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43 percent of DDoS hacking attacks in Q4 2013 came from China, Akamai report says

According to a report from Akamai, a firm that specializes in cloud and security services, a massive chunk of Distributed Denial of Service (DDoS) attacks originated from China: 43 percent to be exact. That was up by 8 percent when compared with the third quarter of the same year, when only 35 percent of such attacks came from China.

Not only was China the most active nation of origin when it came to orchestrating and executing DDoS attacks during Q4 of 2013, it was more active than the next three nations combined. For instance, the percentage of DDoS attacks that came from the United States is pegged at 19 percent, a spike of 8 percent compared to Q3. Next up on the list is Canada, which was home to 10 percent of DDoS attacks during the fourth quarter of last year. The instances of DDoS attacks coming from our northern neighbor rose extremely sharply, from 0.4 percent in the previous quarter; an upshot of almost 9.5 percent. Finally, there’s Indonesia. 5.7 percent of all DDoS attacks came from Indonesia in Q4, but that was a sharp drop compared to Q3, when it accounted for 20 percent of them.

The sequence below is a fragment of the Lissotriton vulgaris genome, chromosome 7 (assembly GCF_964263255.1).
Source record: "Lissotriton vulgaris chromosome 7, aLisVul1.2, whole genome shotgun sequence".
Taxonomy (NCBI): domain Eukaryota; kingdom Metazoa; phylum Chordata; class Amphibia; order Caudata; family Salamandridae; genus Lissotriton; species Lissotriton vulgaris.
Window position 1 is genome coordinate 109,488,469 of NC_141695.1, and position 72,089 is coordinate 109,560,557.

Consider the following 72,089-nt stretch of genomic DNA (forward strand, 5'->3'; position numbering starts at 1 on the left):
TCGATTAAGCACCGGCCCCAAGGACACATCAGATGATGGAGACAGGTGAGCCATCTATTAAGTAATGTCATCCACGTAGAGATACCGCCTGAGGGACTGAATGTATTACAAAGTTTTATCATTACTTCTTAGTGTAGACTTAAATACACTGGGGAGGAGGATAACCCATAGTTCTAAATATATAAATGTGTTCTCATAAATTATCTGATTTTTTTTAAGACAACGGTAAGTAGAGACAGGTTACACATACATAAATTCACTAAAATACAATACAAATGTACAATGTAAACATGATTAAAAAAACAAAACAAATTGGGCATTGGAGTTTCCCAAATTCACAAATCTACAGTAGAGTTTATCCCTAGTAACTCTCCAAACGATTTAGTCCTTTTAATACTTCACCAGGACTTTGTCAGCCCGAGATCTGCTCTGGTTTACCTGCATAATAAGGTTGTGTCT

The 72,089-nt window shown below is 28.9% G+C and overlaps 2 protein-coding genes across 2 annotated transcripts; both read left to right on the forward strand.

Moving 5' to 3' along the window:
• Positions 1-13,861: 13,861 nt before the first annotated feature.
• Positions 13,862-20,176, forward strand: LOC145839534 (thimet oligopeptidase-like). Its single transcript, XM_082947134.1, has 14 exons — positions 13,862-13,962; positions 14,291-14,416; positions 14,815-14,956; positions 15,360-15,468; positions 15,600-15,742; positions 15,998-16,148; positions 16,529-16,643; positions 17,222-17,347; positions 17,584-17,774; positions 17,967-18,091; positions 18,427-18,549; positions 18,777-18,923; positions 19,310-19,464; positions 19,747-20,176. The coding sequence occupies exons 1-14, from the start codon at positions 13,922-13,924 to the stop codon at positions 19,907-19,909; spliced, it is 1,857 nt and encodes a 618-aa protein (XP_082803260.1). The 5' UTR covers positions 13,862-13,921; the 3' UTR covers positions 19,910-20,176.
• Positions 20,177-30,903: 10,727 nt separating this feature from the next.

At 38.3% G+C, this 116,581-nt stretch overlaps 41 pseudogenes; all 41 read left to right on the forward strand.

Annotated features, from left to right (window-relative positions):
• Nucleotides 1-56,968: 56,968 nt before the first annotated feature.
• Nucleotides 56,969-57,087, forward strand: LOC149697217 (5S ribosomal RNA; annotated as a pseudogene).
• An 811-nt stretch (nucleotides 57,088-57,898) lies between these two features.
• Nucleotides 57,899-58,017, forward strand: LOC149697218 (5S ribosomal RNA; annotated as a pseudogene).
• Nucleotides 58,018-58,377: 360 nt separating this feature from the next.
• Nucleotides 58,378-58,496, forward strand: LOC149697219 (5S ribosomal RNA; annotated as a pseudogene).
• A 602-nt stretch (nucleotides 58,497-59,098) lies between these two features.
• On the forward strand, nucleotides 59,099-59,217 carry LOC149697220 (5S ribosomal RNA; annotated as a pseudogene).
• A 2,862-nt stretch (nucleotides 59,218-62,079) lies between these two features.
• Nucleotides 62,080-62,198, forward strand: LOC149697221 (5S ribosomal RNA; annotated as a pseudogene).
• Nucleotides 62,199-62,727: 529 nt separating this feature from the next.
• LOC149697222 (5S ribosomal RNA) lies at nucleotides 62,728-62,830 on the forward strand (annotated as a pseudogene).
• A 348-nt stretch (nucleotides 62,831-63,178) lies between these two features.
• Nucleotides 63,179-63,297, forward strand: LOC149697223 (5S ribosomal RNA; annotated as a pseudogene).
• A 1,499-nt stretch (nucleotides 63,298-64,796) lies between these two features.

However, the report contains some positive developments as well. For instance, connection speeds spiked to 3.8 MBps during Q4 of 2013, a quarterly increase of 5.5 percent and a year over year bump of 27 percent. The biggest gains were enjoyed by Ireland (59 percent increase year over year) and Sweden (30 percent bump year over year).

Considering that in the past year, the Internet has been bombarded with massive hacks against retail chains like Target, attacks on numerous prominent websites, and the recent revelation of the Heartbleed bug, the dangers of hacking are becoming a more ever-present part of daily life.